Today’s ERP solutions can give your organization robust reporting and streamlined efficiency, allowing company leadership to make informed business decisions. It’s no secret that an ERP implementation requires significant time and resources while delivering diverse business benefits once deployed and used effectively. Congratulations, now it’s time to start considering what’s ahead for your ERP implementation.
Because of all the moving parts, the risks associated with a project of this scale should remain a top priority throughout the project. Proper planning is the key to starting an implementation and puts your organization on a path to success during and after the deployment. Prepare for your ERP implementation by addressing these common considerations of any ERP implementation.
Inadequate Project Management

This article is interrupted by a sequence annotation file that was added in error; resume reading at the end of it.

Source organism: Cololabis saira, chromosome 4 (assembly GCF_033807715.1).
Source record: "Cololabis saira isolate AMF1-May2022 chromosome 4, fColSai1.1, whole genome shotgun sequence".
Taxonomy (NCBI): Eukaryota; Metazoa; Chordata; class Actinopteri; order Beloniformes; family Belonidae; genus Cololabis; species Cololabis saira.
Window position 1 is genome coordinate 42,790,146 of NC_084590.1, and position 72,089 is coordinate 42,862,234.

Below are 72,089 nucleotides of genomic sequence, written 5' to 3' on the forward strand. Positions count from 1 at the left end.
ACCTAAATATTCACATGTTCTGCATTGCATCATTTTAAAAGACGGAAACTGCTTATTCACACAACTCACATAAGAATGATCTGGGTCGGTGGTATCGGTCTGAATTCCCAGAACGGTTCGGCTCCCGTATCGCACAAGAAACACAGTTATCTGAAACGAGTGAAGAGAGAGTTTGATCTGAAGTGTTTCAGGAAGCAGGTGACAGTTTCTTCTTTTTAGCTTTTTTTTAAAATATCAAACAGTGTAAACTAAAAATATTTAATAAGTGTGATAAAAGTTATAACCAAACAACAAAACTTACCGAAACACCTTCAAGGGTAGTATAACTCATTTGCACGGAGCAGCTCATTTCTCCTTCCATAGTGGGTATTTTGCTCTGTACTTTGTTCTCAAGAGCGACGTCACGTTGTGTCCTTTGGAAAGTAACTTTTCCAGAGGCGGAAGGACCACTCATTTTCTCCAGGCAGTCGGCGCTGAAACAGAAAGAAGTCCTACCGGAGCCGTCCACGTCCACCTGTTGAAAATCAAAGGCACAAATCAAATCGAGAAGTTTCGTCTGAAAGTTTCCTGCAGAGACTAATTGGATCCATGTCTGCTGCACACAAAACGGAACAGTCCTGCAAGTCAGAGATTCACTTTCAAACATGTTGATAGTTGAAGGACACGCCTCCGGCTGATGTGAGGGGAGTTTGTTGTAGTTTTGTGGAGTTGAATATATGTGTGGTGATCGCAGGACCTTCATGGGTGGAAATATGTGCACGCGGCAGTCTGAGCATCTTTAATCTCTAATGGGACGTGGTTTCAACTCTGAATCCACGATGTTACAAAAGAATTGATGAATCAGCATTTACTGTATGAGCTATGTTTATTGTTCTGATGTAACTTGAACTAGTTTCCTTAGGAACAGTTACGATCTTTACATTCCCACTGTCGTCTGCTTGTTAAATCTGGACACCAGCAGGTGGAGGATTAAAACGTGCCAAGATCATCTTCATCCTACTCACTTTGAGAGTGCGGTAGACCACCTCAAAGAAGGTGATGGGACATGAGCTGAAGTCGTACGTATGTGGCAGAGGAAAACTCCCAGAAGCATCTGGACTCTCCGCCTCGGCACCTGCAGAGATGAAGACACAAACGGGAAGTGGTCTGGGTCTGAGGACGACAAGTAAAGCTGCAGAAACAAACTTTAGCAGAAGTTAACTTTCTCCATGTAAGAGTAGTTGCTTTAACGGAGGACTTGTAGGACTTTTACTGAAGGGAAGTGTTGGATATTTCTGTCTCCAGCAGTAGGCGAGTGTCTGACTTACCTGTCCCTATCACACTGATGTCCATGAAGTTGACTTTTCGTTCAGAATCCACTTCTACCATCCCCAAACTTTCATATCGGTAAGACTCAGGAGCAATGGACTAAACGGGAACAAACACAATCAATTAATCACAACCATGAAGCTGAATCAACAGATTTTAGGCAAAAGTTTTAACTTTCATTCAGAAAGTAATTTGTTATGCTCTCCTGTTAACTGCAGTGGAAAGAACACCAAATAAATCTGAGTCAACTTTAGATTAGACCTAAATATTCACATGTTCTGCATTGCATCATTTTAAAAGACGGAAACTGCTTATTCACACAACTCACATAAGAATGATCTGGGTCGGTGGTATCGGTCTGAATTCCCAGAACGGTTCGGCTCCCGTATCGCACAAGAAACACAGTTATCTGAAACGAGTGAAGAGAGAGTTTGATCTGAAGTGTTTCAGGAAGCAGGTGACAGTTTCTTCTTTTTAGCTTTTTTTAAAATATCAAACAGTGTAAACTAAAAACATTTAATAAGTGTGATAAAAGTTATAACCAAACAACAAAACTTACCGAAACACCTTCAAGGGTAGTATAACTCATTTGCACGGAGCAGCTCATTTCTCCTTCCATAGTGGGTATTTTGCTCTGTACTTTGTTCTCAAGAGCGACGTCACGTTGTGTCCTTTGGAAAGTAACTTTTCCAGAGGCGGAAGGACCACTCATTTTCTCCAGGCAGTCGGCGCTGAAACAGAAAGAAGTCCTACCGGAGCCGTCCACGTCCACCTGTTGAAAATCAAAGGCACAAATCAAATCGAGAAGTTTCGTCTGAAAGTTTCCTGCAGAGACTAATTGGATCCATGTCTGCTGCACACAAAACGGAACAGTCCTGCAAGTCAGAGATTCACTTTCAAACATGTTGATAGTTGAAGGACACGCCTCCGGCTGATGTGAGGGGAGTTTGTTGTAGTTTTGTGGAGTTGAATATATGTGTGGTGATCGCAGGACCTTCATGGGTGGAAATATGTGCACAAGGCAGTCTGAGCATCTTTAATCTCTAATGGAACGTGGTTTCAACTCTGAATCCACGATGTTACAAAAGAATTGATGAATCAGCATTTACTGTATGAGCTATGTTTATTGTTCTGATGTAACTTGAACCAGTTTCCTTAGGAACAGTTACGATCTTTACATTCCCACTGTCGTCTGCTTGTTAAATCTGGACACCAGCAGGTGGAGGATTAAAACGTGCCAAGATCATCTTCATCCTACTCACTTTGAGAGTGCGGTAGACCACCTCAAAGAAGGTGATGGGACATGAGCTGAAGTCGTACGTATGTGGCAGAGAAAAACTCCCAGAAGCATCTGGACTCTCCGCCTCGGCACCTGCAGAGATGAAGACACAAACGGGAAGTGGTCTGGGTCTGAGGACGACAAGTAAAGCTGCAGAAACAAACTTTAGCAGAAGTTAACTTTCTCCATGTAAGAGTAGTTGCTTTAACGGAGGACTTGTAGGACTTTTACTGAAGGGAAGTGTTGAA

One of the paramount challenges in ERP implementation is the absence of robust project management. A meticulously planned and effectively managed project helps clearly define goals, set milestones, allocate resources efficiently, and adhere to timelines. In contrast, inadequate project management can lead to a disjointed approach where teams may lose direction, tasks overlap or be missed entirely, and budgetary constraints can be breached. Such mismanagement not only impacts the immediate implementation process but also jeopardizes the overall objectives of adopting an ERP system.